“Are any among you suffering? They should pray. Are any cheerful? They should sing songs of praise. Are any among you sick? They should call for the elders of the church and have them pray over them, anointing them with oil in the name of the Lord. The prayer of faith will save the sick, and the Lord will raise them up; and anyone who has committed sins will be forgiven.” (James 5:13 – 15)
The writer of the letter of James is an optimist – that is sort of a very mild critique. There are worst things than being perpetually optimistic. I am in the process of reading a good many books that point out the blessings of being positive and optimistic. But quite honestly, these books are easier to take than the optimism that the writer here has. The books I am reading admit and acknowledge that tough things happen, and that the initial response to sadness and set backs is to grief, mourn, complain, rail, and all sorts of other negative responses. The point is in each story and each book is what you do after that. But here the writer of the letter from James says that everything will be better if you praise and pray.
Maybe his exhortation is not meant to overlook the natural human response, but to (as the books I am reading say) change your attitude and hand it over to the Divine. That is a underlying theme in a lot of the stories and books I have read.
“Therefore confess your sins to one another, and pray for one another, so that you may be healed. The prayer of the righteous is powerful and effective.” (Verse 16)
I also feel discomfort at the idea that sins can lead to ill health, either emotionally/psychologically or physically. But the writer does not dwell long on that theme.
“Elijah was a human being like us, and he prayed fervently that it might not rain, and for three years and six months it did not rain on the earth. Then he prayed again, and the heaven gave rain and the earth yielded its harvest. My brothers and sisters, if anyone among you wanders from the truth and is brought back by another, you should know that whoever brings back a sinner from wandering will save the sinner’s soul from death and will cover a multitude of sins.” (Verses 17 – 20)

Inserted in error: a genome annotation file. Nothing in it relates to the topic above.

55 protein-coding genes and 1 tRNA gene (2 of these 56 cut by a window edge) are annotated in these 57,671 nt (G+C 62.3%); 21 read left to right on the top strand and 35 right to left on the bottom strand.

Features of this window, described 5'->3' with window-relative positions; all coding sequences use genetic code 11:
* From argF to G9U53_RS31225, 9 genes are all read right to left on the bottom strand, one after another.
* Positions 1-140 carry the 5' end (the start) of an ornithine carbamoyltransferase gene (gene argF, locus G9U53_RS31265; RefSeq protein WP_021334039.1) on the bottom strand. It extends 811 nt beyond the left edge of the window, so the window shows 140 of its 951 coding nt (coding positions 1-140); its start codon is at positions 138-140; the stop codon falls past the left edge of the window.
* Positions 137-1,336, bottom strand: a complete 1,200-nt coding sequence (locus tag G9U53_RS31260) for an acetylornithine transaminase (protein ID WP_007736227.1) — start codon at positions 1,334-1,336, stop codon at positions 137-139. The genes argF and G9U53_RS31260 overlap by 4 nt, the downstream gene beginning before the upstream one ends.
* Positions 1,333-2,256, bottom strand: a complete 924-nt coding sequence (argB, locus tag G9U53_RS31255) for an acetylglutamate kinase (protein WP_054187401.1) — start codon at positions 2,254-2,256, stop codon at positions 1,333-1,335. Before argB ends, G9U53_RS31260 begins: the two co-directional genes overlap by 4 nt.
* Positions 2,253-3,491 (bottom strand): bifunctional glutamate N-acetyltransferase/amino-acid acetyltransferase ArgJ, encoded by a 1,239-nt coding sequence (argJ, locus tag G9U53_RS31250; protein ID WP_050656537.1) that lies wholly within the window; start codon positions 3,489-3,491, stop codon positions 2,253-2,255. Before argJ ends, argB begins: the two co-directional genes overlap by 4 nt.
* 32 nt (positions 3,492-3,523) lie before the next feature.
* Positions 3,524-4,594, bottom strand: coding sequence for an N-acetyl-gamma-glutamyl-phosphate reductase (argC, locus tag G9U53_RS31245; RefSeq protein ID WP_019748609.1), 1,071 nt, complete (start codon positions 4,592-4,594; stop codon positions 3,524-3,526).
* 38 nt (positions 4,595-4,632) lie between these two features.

I have to sit back and consider the progression here: from suffering which stands in contrast to joy; from ill health to recuperation and healing; and then to sinning which can be forgiven. Confession leads to healing – now is that of the body or of the spirit? Or perhaps the writer means both? And where we end up is at fervent prayer, which is a theme throughout. Not only is the writer of the letter from James an optimist but he is also a “wanderer”. And despite the sense you might get from my comments, that is a good thing.
If “James” is truly the disciple turned apostle James, his Christian life and faith are grounded in fortitude and the teachings of Jesus Christ. My contention is that he makes it seem so easy to turn around suffering to change it into healing and redemption; to take suffering and change it into joy; to recognize one’s own sin and confession that it is changed to forgiveness. Not everyone has experienced pray like that. And not everyone has the depth and breadth of faith to pray that deeply and wide.
What is your experience of prayer, beloved reader? Who were the people in your life who taught you to pray? Did they teach you or model for you the experience of pray like this? Is this something you would want in your life? When we hear the experience of others, we measure it and test it against our own lives. And if there is a dichotomy between our experience and the experience of others, we may dismiss the experience of others. But the lessons in the books I have been reading have made me stop and consider that just maybe what was true for them could be true for me. I would like to believe so. Maybe you would like to also. Shalom & Selah!